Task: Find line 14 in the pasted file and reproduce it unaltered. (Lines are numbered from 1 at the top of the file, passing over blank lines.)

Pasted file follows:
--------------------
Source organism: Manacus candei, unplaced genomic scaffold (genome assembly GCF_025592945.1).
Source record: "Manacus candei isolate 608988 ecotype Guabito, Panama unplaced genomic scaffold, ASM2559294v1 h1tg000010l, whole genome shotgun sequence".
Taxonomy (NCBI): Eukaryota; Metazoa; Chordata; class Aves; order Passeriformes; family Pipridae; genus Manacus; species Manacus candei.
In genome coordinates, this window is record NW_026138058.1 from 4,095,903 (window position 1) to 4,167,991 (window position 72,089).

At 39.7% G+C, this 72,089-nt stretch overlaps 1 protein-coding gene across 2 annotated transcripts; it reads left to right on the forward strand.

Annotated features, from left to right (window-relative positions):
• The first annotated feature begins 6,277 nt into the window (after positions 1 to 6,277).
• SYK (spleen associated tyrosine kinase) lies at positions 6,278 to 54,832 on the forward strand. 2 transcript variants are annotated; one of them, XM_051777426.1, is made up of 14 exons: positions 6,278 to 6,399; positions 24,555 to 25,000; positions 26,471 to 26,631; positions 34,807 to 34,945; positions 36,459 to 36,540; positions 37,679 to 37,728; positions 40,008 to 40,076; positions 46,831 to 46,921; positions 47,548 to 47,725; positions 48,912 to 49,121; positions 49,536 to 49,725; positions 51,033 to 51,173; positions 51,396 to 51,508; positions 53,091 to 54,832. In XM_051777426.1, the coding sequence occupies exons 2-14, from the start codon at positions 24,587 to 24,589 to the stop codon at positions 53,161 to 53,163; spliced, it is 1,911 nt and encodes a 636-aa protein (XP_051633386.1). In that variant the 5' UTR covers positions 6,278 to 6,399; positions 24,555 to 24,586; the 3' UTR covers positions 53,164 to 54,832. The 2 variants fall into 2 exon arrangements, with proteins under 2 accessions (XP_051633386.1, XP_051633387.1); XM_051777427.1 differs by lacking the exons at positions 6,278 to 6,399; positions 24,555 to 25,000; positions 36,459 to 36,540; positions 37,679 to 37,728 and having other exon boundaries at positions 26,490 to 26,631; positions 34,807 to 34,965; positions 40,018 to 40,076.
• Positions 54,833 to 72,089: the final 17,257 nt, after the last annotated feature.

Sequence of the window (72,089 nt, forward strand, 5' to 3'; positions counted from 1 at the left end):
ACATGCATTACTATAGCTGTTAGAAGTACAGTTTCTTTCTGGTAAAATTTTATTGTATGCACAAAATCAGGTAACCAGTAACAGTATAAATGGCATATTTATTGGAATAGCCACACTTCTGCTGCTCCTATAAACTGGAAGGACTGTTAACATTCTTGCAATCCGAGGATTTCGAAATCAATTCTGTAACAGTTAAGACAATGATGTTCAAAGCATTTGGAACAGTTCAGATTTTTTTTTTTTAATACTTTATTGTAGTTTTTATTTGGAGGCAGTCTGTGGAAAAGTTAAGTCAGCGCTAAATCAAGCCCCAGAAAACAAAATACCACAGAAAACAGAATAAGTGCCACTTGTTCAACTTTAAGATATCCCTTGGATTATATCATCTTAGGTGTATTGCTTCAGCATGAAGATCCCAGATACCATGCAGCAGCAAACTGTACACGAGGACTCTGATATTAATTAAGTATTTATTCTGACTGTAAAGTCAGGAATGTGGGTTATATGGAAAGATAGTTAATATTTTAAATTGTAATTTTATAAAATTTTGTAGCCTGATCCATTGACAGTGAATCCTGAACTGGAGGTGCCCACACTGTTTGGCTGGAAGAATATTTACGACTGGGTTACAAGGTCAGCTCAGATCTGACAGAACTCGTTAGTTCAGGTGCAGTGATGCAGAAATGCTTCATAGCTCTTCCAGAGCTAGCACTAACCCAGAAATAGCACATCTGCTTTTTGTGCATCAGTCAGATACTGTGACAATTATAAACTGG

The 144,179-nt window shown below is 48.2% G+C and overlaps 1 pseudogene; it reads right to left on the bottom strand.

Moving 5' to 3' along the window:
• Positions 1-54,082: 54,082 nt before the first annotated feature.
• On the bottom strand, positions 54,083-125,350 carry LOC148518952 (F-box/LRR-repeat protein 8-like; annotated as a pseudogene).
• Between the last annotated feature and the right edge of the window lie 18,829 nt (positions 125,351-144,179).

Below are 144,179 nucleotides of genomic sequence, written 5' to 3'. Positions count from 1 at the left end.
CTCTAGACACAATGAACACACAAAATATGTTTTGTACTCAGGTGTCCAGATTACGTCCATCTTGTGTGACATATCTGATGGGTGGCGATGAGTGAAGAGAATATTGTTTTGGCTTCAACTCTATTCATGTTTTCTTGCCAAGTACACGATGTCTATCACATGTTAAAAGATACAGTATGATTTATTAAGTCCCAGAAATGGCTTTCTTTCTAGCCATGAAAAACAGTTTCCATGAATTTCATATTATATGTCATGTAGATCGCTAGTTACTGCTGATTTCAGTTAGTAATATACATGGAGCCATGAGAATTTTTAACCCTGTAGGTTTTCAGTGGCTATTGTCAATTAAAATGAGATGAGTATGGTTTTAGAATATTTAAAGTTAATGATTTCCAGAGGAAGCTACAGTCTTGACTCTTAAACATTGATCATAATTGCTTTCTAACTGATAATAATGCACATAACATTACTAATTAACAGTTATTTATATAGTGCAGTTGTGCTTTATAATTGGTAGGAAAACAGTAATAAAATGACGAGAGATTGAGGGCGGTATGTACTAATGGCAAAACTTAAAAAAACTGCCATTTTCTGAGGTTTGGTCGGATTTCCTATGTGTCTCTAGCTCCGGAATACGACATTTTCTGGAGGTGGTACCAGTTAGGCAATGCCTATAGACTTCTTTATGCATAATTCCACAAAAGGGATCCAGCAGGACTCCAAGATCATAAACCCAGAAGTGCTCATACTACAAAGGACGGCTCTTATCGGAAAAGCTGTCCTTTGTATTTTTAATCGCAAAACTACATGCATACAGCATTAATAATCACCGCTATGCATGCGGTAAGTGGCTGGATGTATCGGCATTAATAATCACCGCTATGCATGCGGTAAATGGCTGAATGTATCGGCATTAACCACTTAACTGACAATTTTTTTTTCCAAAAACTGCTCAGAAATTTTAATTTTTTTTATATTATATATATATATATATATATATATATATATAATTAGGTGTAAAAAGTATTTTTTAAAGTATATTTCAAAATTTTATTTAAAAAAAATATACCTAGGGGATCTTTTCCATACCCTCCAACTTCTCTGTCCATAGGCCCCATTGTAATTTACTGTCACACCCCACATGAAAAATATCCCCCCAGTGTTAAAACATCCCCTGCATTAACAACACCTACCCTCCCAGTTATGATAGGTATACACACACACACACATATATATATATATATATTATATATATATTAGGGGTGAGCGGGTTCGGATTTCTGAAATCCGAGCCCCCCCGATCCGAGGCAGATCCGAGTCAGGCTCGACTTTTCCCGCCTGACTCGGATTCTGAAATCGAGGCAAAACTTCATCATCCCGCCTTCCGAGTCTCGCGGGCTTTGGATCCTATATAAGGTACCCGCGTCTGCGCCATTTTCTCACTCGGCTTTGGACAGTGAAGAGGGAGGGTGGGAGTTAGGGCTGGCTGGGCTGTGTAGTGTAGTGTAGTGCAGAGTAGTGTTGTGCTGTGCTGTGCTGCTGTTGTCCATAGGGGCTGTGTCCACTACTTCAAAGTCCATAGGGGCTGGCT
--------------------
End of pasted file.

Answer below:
• Positions 1-54,082: 54,082 nt before the first annotated feature.